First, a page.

About Dupuytren’s Contracture

What is it and what are your treatment options?
Anchorage: (907) 562-2277
Wasilla: (907) 357-2267
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What is Dupuytren’s Contracture?

The palmar fascia is fibrous tissue between the palm and fingers. The palmar fascia stabilizes the palmar side of the hand. Without the palmar fascia, it would be difficult to grip objects and make a tight fist.

Common Causes:

  • Palmar fascia thickens and tightens
  • Diabetes
  • Seizure disorders (epilepsy)
  • Alcoholism
  • Age

The cause of Dupuytren’s contracture is unknown. Risk factors include:

  • Gender: Males.
  • Ancestry. Northern European descent.
  • Medical conditions. Diabetes, seizure disorders.
  • Hereditary. Genetically inherited.

Symptoms of Dupuytren’s Contracture may include:

  • Hand tightness and stiffness
  • Small visible nodule
  • Difficulty with straightening the fingers and properly use the hand
  • Symptoms usually seen in the index and ring fingers. The cause of Dupuytren’s contracture is unknown

When you arrive for your initial consultation, an Orthopedic Physicians Alaska (OPA) Hand Specialist will evaluate your areas of concern, discuss your symptoms, and develop a customized and comprehensive treatment plan tailored to your unique needs. This evaluation is a necessary part of diagnosing your condition and providing the best possible care.

When diagnosing Dupuytren’s contracture, our experts will provide:

  • A medical, injury, and symptom history review
  • A physical examination
  • Multiple view x-rays ( to rule out a fracture) and Ultrasound imaging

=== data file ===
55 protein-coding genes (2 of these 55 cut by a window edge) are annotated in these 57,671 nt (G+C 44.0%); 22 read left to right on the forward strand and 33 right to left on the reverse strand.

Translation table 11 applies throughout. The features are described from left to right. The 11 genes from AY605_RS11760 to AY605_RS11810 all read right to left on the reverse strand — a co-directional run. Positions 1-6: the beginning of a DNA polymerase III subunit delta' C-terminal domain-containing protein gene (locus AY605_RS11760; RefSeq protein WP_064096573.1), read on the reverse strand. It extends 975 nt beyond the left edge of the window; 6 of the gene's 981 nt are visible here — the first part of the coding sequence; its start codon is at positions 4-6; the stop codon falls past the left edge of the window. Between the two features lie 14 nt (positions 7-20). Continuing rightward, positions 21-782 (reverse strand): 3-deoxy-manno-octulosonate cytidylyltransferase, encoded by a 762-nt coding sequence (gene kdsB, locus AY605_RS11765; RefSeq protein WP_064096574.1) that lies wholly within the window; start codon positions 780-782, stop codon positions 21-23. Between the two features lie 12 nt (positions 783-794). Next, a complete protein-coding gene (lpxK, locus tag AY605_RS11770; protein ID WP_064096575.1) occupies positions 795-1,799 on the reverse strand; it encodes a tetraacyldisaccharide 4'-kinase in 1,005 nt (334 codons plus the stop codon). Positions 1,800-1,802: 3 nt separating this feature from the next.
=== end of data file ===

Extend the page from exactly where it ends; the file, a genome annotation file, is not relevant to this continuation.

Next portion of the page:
Once an official diagnosis is made, a customized treatment plan is prescribed. Treatment plans decrease symptoms as quickly as possible.

Common Treatments:

Nonsurgical treatment options treat most cases of Dupuytren’s Contracture. A customized treatment plan usually includes a combination of the following:

Physical Therapy

An OPA approved hand therapist can help you maintain your motion and function.

Injections

Corticosteroid injections decrease inflammation and pain. Injections also slow down or stop nodule progression.

Splinting

Splinting is not known to prevent the progression of a finger contracture. Forceful stretching of the contracted finger may not be helpful and, in fact, could cause an injury to the finger or hand.

Surgery may be recommended to treat severe Dupuytren’s contracture. A fasciotomy removes portions of thickened tendons. A fasciectomy removes large pieces of the palmar fascia. A fasciectomy requires a larger incision and longer recovery. A splint is used after surgery. Hand therapy is usually started 2-4 weeks after surgery. Both procedures reduce symptoms, straighten the fingers, and improve hand function.

At OPA, our Board Certified and Fellowship Trained Orthopedic Hand Specialists are experts in treating Dupuytren’s contracture.

If you are in pain and would like a treatment solution you should contact OPA to schedule an appointment at our location in Anchorage.

Schedule An Appointment

To receive an accurate diagnosis and effective treatment plan, please make an appointment with one of our Orthopedic Team Specialists at our offices conveniently located in Anchorage and Wasilla, AK.
Anchorage: (907) 562-2277
Wasilla: (907) 357-2267

OPA Hand & Wrist Team

(click a provider to view profile)

Owen L. Ala, MD

Orthopedic Specialist

Deryk Anderson, DO

Orthopedic Specialist

Tucker Drury, MD

Orthopedic Specialist

Christopher Manion, MD

Orthopedic Specialist

Our Mission

To provide the finest orthopedic surgery and musculoskeletal care in North America, offering general and specialized adult care to all Alaskans and visitors.

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